Researchers from University of Michigan had identified a protein that triggered the antibodies in patients suffering from autoimmune sensori-neural hearing loss or AISNHL.
In the August issue of the Archives of Otolaryngology - Head and Neck Surgery, researchers reports results from a study of 63 people with rapidly progressing hearing loss in Michigan, Pennsylvania and Indiana, and 20 people with normal hearing. The patients were suspected of having an autoimmune cause for their hearing loss, and all received steroids, but they hadn't been formally diagnosed.
The researchers found that more than half of the hearing-loss patients had antibodies against a protein found in the inner ear, called IESCA for inner-ear supporting cell antigen. This is a sign their immune systems recognized it as foreign.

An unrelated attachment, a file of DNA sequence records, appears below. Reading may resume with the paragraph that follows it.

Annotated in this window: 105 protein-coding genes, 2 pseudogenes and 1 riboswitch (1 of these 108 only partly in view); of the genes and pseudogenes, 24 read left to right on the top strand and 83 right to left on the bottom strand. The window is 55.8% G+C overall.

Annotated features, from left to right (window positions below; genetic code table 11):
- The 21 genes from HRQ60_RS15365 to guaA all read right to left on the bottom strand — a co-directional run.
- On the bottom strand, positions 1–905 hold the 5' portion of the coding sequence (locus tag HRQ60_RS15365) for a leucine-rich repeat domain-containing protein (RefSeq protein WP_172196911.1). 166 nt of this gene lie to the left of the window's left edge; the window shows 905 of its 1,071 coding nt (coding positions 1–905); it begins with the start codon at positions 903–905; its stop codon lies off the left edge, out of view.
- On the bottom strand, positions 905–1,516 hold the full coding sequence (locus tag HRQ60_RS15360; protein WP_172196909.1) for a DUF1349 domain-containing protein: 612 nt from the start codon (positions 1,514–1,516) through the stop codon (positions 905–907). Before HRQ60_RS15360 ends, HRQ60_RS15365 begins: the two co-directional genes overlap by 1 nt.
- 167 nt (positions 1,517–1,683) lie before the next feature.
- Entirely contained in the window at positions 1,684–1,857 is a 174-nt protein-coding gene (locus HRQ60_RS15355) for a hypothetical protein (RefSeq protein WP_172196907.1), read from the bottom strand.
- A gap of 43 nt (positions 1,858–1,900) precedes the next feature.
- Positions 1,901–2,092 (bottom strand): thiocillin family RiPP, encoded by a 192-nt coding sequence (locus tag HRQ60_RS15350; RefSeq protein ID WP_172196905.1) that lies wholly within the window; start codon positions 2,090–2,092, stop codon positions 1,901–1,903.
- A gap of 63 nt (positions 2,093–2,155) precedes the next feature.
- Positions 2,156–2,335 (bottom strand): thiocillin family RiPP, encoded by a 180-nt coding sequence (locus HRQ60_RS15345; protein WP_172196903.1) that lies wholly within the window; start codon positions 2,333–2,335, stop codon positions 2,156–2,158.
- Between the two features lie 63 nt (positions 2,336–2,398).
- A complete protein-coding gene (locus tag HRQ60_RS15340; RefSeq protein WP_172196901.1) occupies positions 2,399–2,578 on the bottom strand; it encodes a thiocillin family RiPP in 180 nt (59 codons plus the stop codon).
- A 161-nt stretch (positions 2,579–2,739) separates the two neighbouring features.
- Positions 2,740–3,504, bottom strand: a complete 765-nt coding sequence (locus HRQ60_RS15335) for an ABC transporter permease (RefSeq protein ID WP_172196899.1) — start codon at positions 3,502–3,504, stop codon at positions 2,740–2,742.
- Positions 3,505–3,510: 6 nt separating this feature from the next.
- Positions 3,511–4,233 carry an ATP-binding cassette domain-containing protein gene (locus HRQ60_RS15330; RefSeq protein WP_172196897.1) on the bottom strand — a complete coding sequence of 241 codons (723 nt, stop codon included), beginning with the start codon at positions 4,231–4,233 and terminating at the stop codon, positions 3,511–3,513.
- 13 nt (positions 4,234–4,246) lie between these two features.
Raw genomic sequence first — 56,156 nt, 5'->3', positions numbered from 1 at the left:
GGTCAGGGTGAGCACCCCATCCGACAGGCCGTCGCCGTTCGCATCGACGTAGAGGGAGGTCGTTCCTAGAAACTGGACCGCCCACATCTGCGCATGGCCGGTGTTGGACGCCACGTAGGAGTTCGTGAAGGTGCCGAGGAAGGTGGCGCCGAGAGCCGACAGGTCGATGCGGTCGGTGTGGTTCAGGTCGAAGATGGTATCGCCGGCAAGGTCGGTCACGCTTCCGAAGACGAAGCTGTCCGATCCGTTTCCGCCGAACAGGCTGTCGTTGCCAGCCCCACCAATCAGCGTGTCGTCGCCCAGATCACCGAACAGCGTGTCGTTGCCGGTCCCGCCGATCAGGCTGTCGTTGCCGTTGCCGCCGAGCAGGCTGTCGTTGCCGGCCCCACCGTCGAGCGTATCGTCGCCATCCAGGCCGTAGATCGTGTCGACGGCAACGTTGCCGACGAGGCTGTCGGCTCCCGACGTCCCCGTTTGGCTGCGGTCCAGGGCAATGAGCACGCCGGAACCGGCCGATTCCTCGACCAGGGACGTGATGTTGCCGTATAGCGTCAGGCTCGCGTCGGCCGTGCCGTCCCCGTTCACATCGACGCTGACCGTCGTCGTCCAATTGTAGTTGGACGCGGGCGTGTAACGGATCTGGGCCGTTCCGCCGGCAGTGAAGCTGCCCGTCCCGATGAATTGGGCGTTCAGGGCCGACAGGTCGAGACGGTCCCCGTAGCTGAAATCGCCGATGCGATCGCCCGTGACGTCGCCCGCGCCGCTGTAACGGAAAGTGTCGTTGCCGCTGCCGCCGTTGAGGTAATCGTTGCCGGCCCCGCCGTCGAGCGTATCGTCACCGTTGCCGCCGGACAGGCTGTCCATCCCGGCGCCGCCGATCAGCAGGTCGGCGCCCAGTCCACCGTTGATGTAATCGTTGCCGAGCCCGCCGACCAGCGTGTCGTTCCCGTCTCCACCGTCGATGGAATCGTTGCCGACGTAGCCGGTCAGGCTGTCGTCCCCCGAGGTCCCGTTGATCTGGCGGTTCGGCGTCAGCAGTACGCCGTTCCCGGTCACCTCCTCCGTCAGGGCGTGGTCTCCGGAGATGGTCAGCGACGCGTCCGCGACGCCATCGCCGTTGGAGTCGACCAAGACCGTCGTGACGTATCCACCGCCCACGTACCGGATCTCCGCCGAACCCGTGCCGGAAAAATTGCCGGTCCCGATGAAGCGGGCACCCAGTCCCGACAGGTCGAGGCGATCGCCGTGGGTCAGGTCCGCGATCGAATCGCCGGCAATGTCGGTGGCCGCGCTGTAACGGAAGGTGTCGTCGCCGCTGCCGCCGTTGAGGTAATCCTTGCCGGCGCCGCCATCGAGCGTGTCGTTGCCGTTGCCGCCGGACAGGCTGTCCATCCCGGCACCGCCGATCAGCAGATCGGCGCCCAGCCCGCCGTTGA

In all, 28 of the 63 patients experienced improvement in their hearing after steroid treatment, and 35 did not. But the vast majority, 89 percent, of those who improved had a positive immunofluorescence test for an antibody to IESCA, said the researchers. The results strongly suggest that a direct test for antibodies could accurately predict which patients will regain hearing with steroid treatment.
The new findings also may be important to people with systemic autoimmune disorders such as lupus or rheumatoid arthritis. Such people may be prone to losing all or part of their hearing due to an overzealous autoimmune reaction. All eight-study participants who had systemic autoimmune diseases showed signs of antibodies against IESCA. Six of them regained hearing after steroid treatment.